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Concussion Rates in Football, Hockey and Lacrosse Rising

Result of increased awareness, more honest self-reporting?

Football still has the highest number of concussions and concussion rate at the high school level, but concussions are common in boys' hockey, boys' lacrosse and wrestling, and also occur frequently in boys' and girls' soccer and basketball, and girls' lacrosse and field hockey.



Schultz 20041

(converted to per 1000 AE)

Gessel 20071 

Injury Rate (per 1000 AE)

Lincoln 20112

Concussion Rate (per 1,000 AE)

Meehan 20113

Concussion Rate per 1,000 AE)

Boys' Baseball  0.11  0.05  0.06  0.04
Softball  0.10  0.07  0.11  0.16
Boys' Basketball
 0.10  0.07  0.10  0.22
Girls' Basketball
 0.17  0.21  0.16  0.18
Boys' Soccer
 0.23  0.22  0.17  0.19
Girls' Soccer
 0.13  0.36  0.35  0.33
Football  0.33  0.47  0.60  0.76
Field Hockey
 NR  NR  0.10  0.24
Boys' Ice Hockey
 NR  NR  NR  0.62
Girl's Volleyball  NR  0.05  NR  0.08
Boys' Wrestling  0.09  0.18  0.17  0.23
Boy's Lacrosse
 NR  NR  0.30  0.46
Girl's Lacrosse
 NR  NR  0.20  0.31
Cheerleading  NR  NR  0.06  0.11
All boys
 NR  NR  0.34  NR
All girls
 NR  NR  0.13  NR
All athletes
 NR  NR  0.24  NR

The 2011 Lincoln study2 of injuries in high school sports over an 11 year period from 1997 to 2008 found that:

  • The overall (12-sport) concussion rate increased from 0.12 per 1000 AEs (Athletic exposure = one athlete's participation in a practice or competition) in 1998 to 0.49 per 1000 AEs in 2008;
  • Girls had a higher rate of concussion than boys in those sports (soccer, basketball, baseball/softball) where the boys' and girls' games are essentially the same.  While the reasons for the increased rate remain unclear, a possible bias towards increased reporting of concussion in females continues a likely factor;
  • While the concussion rate in cheerleading was relatively low (0.06), the low rate was heavily influenced by the large number of athletic exposures (games and practices) and the fact that participation spans both multiple sports seasons during an academic year. From a frequency perspective, the sport had the second highest number of concussions over the study period, making the implementation of prevention strategies critical;
  • While rates for all 6 boys' sports, whether helmeted or not, increased over time, rates for helmeted sports (football, boys lacrosse, baseball) were nearly twice those of non-helmeted sports.  Such findings were, the researchers noted, consistent with previous studies reporting that use of protective equipment does not have a conclusive effect on concussion risk in high-impact helmeted sports and that protection from concussion requires a multifaceted approach to injury prevention.

The 2011 Meehan study3 of concussion rates at U.S. high schools, looking only at data for the 2009-2010 school year, found that:

  • As expected, rates of concussion per AE were highest for collision sports, such as football, boys' ice hockey, and boys' lacrosse.
  • Most of the concussions recorded were sustained by football players (47.2%).
  • Concussions accounted for a higher percentage  of total injuries in boys' ice hockey (24.2%) than any other sport.
  • The upward trend in the concussion rate for football "may result from the increased attention focused on concusssions in football." [Note: the 57% increase in emergency department visits for traumatic brain injury between 2001 and 2009 recently reported by the Centers for Disease Control and Prevention has also been attributed to such increased awareness].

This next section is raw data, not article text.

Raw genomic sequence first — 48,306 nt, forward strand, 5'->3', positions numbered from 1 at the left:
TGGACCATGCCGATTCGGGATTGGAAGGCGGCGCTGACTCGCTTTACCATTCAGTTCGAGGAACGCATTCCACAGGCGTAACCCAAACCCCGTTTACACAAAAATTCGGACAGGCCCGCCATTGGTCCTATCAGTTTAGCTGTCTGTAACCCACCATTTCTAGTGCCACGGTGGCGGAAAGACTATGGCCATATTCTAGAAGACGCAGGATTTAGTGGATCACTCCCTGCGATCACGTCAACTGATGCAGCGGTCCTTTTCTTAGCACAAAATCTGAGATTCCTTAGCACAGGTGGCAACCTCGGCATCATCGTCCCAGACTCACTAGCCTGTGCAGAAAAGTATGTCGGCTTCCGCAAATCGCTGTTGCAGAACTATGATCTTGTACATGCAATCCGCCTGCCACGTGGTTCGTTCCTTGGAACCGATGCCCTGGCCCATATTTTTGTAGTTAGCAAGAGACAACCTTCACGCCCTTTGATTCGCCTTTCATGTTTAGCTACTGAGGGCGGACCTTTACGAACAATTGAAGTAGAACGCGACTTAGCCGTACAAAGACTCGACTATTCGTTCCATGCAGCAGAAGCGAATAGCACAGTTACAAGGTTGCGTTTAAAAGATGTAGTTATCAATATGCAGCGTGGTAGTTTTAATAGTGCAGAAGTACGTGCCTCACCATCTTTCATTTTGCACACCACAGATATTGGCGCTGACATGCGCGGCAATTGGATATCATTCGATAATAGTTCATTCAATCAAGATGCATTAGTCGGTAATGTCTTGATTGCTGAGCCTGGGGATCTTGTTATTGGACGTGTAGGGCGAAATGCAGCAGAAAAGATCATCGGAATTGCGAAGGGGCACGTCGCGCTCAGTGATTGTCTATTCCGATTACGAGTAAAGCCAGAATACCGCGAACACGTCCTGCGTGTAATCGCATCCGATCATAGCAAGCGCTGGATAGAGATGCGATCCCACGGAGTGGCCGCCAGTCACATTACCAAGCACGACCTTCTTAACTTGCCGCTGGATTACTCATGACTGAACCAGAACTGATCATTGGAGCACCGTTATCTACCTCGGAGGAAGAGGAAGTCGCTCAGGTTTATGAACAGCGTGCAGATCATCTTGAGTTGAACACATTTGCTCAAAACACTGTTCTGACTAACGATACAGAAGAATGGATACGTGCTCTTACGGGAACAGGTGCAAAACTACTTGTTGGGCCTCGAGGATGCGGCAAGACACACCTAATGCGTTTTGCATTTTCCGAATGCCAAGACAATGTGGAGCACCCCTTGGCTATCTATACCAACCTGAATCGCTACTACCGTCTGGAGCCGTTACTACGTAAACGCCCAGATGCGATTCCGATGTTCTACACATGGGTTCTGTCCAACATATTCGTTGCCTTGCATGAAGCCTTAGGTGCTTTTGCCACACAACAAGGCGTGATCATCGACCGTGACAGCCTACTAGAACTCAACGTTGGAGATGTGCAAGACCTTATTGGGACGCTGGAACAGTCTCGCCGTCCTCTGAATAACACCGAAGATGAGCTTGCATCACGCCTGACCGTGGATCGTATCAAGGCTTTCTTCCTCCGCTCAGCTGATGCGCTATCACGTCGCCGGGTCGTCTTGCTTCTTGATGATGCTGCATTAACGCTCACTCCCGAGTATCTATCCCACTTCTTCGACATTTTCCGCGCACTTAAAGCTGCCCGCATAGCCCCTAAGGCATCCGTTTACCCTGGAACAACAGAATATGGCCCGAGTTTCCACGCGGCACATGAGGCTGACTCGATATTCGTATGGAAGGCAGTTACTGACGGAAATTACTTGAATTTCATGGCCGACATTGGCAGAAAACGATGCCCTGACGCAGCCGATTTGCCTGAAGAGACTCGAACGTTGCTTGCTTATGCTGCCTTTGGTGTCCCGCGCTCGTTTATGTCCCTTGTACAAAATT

• While the concussion rate in girls' soccer (.33 per 1,000 AEs) was higher than in boys' soccer (.19 per 1,000 AEs), the concussion rate in boys' basketball (.22) was slightly higher than the rate in girls' basketball (.19, a sharp departure from the numbers reported in the Lincoln study (.10 versus .16), although the study found that female athletes' symptoms of concussion were more likely to take longer than 7 days to clear than those of male athletes.  

For the most comprehensive and up-to-date concussion center on the Internet, click here.

1.Kevin Guskiewicz, PhD, ATC, "Preventing Sudden Death in Sport: Head Injury Considerations." NATA Annual Meeting, Philadelphia, PA (June 24, 2010).

2. Lincoln A, Caswell S, Almquist J, Dunn R, Norris J, Hinton R. "Trends in Concussion Incidence in High School Sports: A Prospective 11-Year Study" Am. J. Sports Med. 30(10) (2011), accessed January 31, 2011 @ http://ajs.sagepub.com/content/early/2011/01/29/0363546510392326.full.pdf+html  

3.  Meehan WP, d'Hemecourt P, Collins C, Comstock RD, Assessment and Management of Sport-Related Concussions in United States High Schools. Am. J. Sports Med. 2011;20(10)(published online on October 3, 2011 ahead of print) as dol:10.1177/0363546511423503 (accessed October 3, 2011).

Editor's Note: Concussion rates in the Lincoln study (note 2) were reported for an 11-year period (1997-2008) at 25 high schools in Fairfax County, Virginia where, through 2005, each high school employed 2 part-time certified athletic trainers, and, after 2005, each school had 1 full-time certified athletic trainer (AT) and 1 part-time.  This access to a trained professional, and expanded access after 2005, was believed by the study's authors to have "substantially increased the likelihood that concussion was recognized and treated."   Only 42% of U.S. high schools have access to a certified athletic trainer.  Concussion rates in the Meehan study (note 3) were for the 2009-2010 school year for U.S. high schools that had at least one athletic trainer. As a result, the authors cautioned against "generalizing [their] findings to high schools that do not employ ATs."  For more on the important role athletic trainers play in concussion evaluation and assessment and the critical return to play decision, click here.

Posted March 14, 2011; revised and updated October 10, 2011